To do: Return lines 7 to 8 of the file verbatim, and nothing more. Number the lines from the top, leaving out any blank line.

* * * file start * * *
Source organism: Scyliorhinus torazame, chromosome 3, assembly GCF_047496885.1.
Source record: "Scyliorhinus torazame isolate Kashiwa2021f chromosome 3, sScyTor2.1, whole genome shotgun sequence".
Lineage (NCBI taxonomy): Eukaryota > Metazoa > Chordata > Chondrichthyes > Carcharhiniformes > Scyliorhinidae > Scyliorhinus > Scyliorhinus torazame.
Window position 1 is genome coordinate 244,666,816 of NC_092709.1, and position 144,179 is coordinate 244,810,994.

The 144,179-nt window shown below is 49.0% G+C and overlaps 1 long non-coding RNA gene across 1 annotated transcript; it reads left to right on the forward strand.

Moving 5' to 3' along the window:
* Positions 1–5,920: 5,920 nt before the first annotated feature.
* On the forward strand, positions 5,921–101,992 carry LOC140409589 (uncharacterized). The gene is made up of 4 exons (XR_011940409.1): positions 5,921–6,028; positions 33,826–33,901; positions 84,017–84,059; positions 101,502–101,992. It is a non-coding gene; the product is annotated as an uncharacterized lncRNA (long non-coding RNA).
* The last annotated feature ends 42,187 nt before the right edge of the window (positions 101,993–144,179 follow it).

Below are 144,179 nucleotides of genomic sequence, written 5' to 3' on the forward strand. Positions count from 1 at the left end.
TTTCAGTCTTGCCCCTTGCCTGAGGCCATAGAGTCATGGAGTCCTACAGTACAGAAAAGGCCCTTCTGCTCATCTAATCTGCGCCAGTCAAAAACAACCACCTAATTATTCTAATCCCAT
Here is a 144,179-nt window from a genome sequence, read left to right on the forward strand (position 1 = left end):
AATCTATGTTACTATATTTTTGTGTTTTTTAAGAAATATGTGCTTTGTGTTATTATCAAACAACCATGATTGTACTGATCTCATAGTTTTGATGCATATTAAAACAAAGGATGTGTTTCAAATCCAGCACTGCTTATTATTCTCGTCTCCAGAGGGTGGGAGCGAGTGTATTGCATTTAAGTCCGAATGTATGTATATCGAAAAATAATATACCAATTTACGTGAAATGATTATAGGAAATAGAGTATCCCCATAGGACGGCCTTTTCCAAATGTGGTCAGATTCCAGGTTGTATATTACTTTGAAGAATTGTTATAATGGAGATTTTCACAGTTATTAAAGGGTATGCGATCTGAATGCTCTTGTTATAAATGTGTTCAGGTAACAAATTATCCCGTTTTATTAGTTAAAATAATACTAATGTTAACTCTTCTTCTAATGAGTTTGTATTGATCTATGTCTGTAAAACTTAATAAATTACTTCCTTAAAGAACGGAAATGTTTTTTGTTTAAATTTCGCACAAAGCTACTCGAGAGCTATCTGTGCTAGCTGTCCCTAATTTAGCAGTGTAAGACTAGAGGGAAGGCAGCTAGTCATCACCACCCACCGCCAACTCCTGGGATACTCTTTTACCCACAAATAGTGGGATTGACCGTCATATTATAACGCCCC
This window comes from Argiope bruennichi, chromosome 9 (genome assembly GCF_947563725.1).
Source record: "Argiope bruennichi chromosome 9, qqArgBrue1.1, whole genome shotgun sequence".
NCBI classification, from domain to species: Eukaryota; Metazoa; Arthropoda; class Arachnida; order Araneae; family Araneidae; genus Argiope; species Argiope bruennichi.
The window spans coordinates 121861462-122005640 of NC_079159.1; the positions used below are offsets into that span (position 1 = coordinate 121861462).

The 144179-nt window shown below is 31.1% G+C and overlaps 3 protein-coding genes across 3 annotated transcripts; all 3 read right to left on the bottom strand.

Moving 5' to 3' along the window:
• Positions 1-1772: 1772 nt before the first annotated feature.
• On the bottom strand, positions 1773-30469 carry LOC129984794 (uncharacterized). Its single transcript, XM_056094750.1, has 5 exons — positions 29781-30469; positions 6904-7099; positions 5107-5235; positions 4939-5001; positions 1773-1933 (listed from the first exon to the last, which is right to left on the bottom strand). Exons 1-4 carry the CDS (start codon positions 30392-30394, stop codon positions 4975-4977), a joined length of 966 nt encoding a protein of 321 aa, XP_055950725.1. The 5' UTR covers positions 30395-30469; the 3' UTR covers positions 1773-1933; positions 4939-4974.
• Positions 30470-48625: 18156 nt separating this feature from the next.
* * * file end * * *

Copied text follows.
* Positions 1–5,920: 5,920 nt before the first annotated feature.
* On the forward strand, positions 5,921–101,992 carry LOC140409589 (uncharacterized). The gene is made up of 4 exons (XR_011940409.1): positions 5,921–6,028; positions 33,826–33,901; positions 84,017–84,059; positions 101,502–101,992. It is a non-coding gene; the product is annotated as an uncharacterized lncRNA (long non-coding RNA).